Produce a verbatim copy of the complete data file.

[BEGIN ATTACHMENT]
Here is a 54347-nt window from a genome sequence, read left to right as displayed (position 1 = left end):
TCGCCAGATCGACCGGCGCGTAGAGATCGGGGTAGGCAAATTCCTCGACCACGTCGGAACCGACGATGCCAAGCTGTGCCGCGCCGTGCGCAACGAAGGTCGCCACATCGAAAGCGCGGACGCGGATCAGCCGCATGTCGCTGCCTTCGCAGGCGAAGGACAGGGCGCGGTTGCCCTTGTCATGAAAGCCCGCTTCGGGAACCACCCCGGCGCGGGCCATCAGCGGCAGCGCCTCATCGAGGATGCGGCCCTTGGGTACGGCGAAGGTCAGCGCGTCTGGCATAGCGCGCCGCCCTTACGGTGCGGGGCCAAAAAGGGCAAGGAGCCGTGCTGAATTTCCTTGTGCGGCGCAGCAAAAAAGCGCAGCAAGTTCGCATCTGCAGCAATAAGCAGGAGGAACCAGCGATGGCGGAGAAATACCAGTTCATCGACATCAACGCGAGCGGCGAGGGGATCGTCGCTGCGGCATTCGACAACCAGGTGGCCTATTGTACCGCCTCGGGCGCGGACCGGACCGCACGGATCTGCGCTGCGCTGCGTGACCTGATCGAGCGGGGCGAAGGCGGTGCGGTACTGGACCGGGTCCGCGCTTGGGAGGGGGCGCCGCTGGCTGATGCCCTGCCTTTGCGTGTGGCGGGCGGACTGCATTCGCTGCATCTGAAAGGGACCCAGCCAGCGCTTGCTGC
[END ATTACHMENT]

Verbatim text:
Here is a 54347-nt window from a genome sequence, read left to right as displayed (position 1 = left end):
TCGCCAGATCGACCGGCGCGTAGAGATCGGGGTAGGCAAATTCCTCGACCACGTCGGAACCGACGATGCCAAGCTGTGCCGCGCCGTGCGCAACGAAGGTCGCCACATCGAAAGCGCGGACGCGGATCAGCCGCATGTCGCTGCCTTCGCAGGCGAAGGACAGGGCGCGGTTGCCCTTGTCATGAAAGCCCGCTTCGGGAACCACCCCGGCGCGGGCCATCAGCGGCAGCGCCTCATCGAGGATGCGGCCCTTGGGTACGGCGAAGGTCAGCGCGTCTGGCATAGCGCGCCGCCCTTACGGTGCGGGGCCAAAAAGGGCAAGGAGCCGTGCTGAATTTCCTTGTGCGGCGCAGCAAAAAAGCGCAGCAAGTTCGCATCTGCAGCAATAAGCAGGAGGAACCAGCGATGGCGGAGAAATACCAGTTCATCGACATCAACGCGAGCGGCGAGGGGATCGTCGCTGCGGCATTCGACAACCAGGTGGCCTATTGTACCGCCTCGGGCGCGGACCGGACCGCACGGATCTGCGCTGCGCTGCGTGACCTGATCGAGCGGGGCGAAGGCGGTGCGGTACTGGACCGGGTCCGCGCTTGGGAGGGGGCGCCGCTGGCTGATGCCCTGCCTTTGCGTGTGGCGGGCGGACTGCATTCGCTGCATCTGAAAGGGACCCAGCCAGCGCTTGCTGC